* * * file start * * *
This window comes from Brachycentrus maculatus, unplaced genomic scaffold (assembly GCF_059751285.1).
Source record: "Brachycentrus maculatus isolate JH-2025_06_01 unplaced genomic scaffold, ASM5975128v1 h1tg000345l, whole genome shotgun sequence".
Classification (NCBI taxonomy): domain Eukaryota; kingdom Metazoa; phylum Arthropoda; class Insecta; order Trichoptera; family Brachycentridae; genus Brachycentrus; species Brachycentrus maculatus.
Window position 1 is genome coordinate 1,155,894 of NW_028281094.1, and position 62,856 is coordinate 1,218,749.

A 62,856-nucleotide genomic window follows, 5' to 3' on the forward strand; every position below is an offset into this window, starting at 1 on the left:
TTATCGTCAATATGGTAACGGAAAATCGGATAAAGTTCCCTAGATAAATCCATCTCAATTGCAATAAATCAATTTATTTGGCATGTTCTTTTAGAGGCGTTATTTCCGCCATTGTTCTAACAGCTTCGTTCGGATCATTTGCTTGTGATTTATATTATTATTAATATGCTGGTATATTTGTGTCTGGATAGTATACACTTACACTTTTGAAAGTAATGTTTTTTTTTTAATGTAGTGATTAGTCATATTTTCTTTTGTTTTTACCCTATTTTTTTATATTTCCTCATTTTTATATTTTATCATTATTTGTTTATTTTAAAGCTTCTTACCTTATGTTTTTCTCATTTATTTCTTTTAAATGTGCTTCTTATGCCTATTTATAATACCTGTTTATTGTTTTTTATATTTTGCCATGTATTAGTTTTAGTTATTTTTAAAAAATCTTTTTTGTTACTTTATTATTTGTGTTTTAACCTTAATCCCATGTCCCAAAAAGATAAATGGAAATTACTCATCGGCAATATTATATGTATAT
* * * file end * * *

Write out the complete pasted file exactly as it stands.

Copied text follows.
This window comes from Brachycentrus maculatus, unplaced genomic scaffold (assembly GCF_059751285.1).
Source record: "Brachycentrus maculatus isolate JH-2025_06_01 unplaced genomic scaffold, ASM5975128v1 h1tg000345l, whole genome shotgun sequence".
Classification (NCBI taxonomy): domain Eukaryota; kingdom Metazoa; phylum Arthropoda; class Insecta; order Trichoptera; family Brachycentridae; genus Brachycentrus; species Brachycentrus maculatus.
Window position 1 is genome coordinate 1,155,894 of NW_028281094.1, and position 62,856 is coordinate 1,218,749.

A 62,856-nucleotide genomic window follows, 5' to 3' on the forward strand; every position below is an offset into this window, starting at 1 on the left:
TTATCGTCAATATGGTAACGGAAAATCGGATAAAGTTCCCTAGATAAATCCATCTCAATTGCAATAAATCAATTTATTTGGCATGTTCTTTTAGAGGCGTTATTTCCGCCATTGTTCTAACAGCTTCGTTCGGATCATTTGCTTGTGATTTATATTATTATTAATATGCTGGTATATTTGTGTCTGGATAGTATACACTTACACTTTTGAAAGTAATGTTTTTTTTTTAATGTAGTGATTAGTCATATTTTCTTTTGTTTTTACCCTATTTTTTTATATTTCCTCATTTTTATATTTTATCATTATTTGTTTATTTTAAAGCTTCTTACCTTATGTTTTTCTCATTTATTTCTTTTAAATGTGCTTCTTATGCCTATTTATAATACCTGTTTATTGTTTTTTATATTTTGCCATGTATTAGTTTTAGTTATTTTTAAAAAATCTTTTTTGTTACTTTATTATTTGTGTTTTAACCTTAATCCCATGTCCCAAAAAGATAAATGGAAATTACTCATCGGCAATATTATATGTATAT